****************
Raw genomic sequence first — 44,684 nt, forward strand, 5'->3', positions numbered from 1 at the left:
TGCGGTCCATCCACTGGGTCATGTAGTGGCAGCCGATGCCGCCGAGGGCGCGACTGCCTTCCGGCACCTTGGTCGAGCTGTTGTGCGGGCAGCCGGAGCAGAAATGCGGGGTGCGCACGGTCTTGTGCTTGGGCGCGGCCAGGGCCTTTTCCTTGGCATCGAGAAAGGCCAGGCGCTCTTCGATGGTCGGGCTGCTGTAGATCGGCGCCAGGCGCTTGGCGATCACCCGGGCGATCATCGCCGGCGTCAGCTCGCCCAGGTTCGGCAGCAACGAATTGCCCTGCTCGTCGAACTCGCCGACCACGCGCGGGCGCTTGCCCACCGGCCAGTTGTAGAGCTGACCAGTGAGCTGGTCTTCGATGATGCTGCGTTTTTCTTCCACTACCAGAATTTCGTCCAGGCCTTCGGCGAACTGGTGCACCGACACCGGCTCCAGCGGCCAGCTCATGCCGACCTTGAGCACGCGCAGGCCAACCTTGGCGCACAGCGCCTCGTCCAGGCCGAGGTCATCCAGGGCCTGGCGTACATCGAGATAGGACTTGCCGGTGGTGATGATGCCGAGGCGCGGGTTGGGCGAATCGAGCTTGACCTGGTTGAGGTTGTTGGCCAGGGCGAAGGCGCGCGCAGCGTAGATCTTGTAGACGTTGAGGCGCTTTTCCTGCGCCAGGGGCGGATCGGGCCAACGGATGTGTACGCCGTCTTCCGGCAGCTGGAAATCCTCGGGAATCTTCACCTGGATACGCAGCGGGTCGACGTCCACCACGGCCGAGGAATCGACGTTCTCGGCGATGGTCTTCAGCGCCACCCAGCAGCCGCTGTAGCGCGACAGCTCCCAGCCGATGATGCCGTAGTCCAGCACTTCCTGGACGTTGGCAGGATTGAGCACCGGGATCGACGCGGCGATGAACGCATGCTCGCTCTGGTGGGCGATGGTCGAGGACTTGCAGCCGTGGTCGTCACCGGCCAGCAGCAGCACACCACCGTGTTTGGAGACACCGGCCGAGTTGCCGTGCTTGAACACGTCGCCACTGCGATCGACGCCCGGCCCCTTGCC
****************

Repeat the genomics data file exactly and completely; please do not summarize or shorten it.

Raw genomic sequence first — 44,684 nt, forward strand, 5'->3', positions numbered from 1 at the left:
TGCGGTCCATCCACTGGGTCATGTAGTGGCAGCCGATGCCGCCGAGGGCGCGACTGCCTTCCGGCACCTTGGTCGAGCTGTTGTGCGGGCAGCCGGAGCAGAAATGCGGGGTGCGCACGGTCTTGTGCTTGGGCGCGGCCAGGGCCTTTTCCTTGGCATCGAGAAAGGCCAGGCGCTCTTCGATGGTCGGGCTGCTGTAGATCGGCGCCAGGCGCTTGGCGATCACCCGGGCGATCATCGCCGGCGTCAGCTCGCCCAGGTTCGGCAGCAACGAATTGCCCTGCTCGTCGAACTCGCCGACCACGCGCGGGCGCTTGCCCACCGGCCAGTTGTAGAGCTGACCAGTGAGCTGGTCTTCGATGATGCTGCGTTTTTCTTCCACTACCAGAATTTCGTCCAGGCCTTCGGCGAACTGGTGCACCGACACCGGCTCCAGCGGCCAGCTCATGCCGACCTTGAGCACGCGCAGGCCAACCTTGGCGCACAGCGCCTCGTCCAGGCCGAGGTCATCCAGGGCCTGGCGTACATCGAGATAGGACTTGCCGGTGGTGATGATGCCGAGGCGCGGGTTGGGCGAATCGAGCTTGACCTGGTTGAGGTTGTTGGCCAGGGCGAAGGCGCGCGCAGCGTAGATCTTGTAGACGTTGAGGCGCTTTTCCTGCGCCAGGGGCGGATCGGGCCAACGGATGTGTACGCCGTCTTCCGGCAGCTGGAAATCCTCGGGAATCTTCACCTGGATACGCAGCGGGTCGACGTCCACCACGGCCGAGGAATCGACGTTCTCGGCGATGGTCTTCAGCGCCACCCAGCAGCCGCTGTAGCGCGACAGCTCCCAGCCGATGATGCCGTAGTCCAGCACTTCCTGGACGTTGGCAGGATTGAGCACCGGGATCGACGCGGCGATGAACGCATGCTCGCTCTGGTGGGCGATGGTCGAGGACTTGCAGCCGTGGTCGTCACCGGCCAGCAGCAGCACACCACCGTGTTTGGAGACACCGGCCGAGTTGCCGTGCTTGAACACGTCGCCACTGCGATCGACGCCCGGCCCCTTGCC